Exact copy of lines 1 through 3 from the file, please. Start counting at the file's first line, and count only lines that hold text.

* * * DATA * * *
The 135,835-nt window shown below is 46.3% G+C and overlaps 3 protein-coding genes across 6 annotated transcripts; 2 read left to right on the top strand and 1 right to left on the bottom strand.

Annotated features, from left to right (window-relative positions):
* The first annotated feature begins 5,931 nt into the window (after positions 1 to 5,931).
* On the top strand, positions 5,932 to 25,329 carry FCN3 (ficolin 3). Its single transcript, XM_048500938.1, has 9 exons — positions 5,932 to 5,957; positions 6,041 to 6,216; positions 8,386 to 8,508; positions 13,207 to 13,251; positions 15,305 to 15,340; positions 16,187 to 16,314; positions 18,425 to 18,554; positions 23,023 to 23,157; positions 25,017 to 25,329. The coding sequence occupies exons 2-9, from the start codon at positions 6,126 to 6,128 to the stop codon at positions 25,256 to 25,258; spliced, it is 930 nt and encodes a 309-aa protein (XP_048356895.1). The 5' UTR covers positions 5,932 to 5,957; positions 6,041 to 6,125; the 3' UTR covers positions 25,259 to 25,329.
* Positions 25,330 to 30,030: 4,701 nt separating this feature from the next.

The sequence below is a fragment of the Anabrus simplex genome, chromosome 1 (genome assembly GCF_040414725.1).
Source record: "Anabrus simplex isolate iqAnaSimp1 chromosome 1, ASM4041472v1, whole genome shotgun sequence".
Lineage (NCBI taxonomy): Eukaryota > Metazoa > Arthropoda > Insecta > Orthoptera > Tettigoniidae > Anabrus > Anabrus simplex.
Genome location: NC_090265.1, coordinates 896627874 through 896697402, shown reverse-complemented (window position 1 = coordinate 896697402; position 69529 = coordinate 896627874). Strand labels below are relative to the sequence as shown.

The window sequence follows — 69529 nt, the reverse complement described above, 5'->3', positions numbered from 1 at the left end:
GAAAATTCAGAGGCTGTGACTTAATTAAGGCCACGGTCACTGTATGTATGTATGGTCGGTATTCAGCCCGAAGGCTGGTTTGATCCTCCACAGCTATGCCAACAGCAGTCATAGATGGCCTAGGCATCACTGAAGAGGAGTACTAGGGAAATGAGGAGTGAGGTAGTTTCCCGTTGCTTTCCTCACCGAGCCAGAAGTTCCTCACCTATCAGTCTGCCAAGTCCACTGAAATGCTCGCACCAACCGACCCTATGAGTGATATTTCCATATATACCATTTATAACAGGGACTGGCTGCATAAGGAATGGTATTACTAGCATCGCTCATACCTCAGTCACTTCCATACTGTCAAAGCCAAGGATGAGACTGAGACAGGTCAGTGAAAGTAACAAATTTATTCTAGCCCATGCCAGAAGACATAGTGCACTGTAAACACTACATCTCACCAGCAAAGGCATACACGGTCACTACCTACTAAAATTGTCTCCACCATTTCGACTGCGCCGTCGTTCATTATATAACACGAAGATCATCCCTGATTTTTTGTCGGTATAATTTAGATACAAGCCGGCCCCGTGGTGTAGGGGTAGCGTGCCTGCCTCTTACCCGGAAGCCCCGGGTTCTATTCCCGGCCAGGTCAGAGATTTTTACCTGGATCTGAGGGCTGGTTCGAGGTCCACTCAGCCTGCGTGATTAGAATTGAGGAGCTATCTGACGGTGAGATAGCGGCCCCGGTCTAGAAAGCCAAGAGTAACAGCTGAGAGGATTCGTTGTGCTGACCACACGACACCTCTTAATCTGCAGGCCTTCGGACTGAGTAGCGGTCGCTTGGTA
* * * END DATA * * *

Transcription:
The 135,835-nt window shown below is 46.3% G+C and overlaps 3 protein-coding genes across 6 annotated transcripts; 2 read left to right on the top strand and 1 right to left on the bottom strand.

Annotated features, from left to right (window-relative positions):
* The first annotated feature begins 5,931 nt into the window (after positions 1 to 5,931).